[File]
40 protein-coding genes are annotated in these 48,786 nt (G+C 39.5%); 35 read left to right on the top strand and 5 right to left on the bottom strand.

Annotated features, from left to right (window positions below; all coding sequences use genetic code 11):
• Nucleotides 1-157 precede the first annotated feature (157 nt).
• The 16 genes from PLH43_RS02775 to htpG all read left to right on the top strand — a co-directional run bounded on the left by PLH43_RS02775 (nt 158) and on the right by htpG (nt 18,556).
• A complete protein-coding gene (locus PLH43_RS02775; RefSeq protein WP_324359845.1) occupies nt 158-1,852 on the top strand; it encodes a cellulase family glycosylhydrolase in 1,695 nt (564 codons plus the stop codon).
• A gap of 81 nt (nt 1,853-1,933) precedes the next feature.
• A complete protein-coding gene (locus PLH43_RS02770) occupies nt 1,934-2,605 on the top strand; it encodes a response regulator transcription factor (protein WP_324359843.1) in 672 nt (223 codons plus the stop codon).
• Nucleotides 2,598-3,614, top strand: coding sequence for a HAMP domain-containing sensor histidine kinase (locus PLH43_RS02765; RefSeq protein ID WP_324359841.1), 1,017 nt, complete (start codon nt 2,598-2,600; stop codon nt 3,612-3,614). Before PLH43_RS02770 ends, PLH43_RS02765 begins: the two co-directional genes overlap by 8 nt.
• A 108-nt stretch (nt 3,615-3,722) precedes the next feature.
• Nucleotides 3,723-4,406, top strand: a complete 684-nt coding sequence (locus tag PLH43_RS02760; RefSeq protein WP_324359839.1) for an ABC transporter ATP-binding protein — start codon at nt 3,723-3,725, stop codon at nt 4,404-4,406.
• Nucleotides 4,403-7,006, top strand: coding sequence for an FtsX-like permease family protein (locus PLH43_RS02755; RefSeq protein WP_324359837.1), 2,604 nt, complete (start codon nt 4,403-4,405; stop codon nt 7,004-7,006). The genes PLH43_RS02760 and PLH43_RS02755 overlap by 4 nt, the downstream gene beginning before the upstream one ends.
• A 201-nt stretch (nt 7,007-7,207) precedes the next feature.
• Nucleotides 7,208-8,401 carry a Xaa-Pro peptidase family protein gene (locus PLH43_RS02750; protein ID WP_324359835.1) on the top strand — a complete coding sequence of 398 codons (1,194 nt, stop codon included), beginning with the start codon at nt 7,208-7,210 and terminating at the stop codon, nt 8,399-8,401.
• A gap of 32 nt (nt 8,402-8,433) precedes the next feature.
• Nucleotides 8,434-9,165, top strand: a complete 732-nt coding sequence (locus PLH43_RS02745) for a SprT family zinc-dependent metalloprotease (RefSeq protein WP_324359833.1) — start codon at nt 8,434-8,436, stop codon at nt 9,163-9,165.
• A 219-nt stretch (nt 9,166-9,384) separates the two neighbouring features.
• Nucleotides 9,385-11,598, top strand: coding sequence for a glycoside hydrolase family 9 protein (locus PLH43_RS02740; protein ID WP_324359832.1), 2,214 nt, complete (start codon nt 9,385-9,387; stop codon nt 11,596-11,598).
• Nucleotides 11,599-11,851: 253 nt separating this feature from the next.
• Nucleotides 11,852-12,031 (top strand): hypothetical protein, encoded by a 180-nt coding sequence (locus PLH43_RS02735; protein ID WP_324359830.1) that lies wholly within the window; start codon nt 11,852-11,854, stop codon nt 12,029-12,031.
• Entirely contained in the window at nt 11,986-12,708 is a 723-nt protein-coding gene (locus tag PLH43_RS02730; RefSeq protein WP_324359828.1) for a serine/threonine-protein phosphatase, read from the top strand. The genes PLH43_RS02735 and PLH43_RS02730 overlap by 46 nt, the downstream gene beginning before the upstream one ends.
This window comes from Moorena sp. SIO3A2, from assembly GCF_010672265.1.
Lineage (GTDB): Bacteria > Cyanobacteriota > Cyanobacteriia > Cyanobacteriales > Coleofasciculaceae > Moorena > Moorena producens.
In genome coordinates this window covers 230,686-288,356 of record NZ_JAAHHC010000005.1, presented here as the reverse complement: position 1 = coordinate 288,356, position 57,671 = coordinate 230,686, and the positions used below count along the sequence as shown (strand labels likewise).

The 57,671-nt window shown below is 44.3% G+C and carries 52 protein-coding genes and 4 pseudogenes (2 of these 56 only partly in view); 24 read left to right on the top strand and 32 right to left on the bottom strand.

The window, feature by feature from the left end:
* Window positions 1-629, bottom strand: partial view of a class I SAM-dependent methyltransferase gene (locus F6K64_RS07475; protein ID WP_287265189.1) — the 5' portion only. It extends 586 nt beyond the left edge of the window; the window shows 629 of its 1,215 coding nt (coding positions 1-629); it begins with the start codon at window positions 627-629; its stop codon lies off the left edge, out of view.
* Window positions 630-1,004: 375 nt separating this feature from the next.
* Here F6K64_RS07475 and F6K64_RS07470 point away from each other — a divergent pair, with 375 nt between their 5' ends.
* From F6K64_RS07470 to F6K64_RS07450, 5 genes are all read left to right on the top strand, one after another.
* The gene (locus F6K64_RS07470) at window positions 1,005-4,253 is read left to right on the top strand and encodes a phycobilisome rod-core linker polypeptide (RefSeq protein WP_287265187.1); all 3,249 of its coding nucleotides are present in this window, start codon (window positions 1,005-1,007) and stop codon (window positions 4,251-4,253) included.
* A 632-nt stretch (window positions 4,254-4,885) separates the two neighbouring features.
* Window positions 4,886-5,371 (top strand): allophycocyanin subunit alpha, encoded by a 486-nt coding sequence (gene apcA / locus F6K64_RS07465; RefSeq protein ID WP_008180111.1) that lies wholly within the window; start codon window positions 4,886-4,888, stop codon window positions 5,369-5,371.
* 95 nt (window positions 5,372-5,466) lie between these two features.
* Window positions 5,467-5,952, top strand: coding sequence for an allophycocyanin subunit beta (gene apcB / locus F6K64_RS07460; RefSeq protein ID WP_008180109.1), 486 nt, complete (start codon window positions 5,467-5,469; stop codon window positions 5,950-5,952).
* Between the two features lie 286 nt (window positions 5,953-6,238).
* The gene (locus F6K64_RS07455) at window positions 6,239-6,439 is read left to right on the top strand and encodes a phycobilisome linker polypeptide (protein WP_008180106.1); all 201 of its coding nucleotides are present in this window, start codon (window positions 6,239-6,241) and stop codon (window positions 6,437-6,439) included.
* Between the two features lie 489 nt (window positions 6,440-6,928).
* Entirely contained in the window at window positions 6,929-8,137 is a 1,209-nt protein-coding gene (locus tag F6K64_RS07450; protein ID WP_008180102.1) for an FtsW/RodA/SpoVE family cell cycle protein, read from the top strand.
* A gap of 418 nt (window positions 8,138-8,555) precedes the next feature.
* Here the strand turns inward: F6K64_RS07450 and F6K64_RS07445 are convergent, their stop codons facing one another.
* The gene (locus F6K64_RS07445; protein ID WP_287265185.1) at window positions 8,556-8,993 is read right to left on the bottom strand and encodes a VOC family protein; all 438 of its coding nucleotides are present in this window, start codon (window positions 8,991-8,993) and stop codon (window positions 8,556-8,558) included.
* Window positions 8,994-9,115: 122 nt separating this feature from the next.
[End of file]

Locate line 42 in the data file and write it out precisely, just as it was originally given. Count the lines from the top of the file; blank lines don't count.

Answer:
* Window positions 8,994-9,115: 122 nt separating this feature from the next.